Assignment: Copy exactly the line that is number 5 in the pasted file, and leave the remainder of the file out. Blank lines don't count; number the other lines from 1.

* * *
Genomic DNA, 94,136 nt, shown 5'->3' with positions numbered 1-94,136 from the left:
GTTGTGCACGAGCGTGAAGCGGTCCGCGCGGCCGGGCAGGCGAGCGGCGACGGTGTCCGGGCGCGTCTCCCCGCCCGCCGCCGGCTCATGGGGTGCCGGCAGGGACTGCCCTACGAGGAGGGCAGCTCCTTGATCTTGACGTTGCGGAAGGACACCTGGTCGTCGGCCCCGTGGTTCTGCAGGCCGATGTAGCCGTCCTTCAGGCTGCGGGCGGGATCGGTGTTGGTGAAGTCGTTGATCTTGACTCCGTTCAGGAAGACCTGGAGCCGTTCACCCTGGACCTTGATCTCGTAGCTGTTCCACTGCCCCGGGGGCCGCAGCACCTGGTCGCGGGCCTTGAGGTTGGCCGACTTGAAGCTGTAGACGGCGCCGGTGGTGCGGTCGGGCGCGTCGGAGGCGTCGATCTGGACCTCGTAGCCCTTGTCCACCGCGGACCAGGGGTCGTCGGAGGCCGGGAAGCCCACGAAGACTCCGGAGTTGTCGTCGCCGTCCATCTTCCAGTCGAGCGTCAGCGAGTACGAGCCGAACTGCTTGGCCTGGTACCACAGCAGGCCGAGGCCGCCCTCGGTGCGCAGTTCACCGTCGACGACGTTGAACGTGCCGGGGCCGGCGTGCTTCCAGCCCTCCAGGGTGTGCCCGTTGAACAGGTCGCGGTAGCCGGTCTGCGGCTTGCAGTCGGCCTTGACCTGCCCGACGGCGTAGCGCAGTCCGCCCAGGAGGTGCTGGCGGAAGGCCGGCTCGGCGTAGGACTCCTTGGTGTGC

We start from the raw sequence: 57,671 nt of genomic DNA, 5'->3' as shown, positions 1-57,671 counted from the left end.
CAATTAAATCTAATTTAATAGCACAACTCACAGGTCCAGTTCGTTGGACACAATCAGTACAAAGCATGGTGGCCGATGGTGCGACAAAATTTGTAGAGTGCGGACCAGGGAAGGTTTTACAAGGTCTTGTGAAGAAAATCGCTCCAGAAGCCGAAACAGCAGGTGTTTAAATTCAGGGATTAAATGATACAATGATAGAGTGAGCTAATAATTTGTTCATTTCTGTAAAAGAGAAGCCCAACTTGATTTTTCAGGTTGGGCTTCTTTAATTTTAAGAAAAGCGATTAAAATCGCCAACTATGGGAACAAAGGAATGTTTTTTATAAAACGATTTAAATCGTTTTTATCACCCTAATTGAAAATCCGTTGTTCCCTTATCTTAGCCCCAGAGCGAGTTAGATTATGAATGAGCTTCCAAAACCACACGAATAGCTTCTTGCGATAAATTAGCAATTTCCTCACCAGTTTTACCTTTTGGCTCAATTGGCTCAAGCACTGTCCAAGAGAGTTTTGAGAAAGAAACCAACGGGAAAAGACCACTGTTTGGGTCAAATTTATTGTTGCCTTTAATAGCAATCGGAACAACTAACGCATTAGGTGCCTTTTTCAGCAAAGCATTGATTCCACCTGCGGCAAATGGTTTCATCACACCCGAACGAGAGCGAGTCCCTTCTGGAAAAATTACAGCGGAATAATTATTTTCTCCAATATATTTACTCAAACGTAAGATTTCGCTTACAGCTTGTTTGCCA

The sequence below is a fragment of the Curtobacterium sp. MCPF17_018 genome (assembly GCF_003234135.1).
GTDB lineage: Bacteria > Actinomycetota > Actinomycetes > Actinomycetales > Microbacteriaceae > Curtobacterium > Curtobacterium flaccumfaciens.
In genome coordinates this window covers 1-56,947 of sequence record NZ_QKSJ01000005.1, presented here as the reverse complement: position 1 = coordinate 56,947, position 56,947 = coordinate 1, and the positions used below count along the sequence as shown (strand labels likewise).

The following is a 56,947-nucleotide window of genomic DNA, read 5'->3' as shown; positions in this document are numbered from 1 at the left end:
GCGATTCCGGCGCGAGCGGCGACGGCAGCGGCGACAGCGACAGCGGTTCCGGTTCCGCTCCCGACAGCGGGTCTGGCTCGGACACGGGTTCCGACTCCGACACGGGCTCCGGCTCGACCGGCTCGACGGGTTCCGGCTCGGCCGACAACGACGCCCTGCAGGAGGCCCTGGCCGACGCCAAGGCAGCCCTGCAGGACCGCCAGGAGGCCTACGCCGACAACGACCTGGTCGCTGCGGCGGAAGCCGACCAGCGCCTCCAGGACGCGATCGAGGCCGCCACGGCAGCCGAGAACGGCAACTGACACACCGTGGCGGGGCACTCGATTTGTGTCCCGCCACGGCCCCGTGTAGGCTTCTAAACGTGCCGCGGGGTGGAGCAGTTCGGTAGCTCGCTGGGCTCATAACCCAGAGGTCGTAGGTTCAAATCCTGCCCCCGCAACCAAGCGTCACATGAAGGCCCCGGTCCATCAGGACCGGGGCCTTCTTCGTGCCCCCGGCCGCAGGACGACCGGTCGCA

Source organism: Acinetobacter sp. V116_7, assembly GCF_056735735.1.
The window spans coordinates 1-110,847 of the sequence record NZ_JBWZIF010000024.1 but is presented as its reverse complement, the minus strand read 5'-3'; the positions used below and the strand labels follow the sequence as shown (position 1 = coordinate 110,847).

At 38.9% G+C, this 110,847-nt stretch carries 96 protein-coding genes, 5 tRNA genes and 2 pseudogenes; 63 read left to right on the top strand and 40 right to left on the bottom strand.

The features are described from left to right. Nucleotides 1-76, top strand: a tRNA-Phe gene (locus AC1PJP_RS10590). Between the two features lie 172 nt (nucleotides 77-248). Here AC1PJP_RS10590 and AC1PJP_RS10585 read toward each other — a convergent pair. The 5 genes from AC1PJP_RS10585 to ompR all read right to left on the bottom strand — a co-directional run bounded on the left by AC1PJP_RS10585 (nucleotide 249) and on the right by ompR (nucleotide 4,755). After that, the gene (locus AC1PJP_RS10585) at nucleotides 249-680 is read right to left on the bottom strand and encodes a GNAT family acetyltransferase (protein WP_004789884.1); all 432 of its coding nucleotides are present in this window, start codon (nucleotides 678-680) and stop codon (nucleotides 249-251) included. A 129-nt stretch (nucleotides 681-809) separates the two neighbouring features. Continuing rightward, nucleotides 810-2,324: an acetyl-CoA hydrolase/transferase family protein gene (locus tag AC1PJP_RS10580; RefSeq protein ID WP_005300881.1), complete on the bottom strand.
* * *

The sequence below is a fragment of the Curtobacterium sp. MCPF17_018 genome (assembly GCF_003234135.1).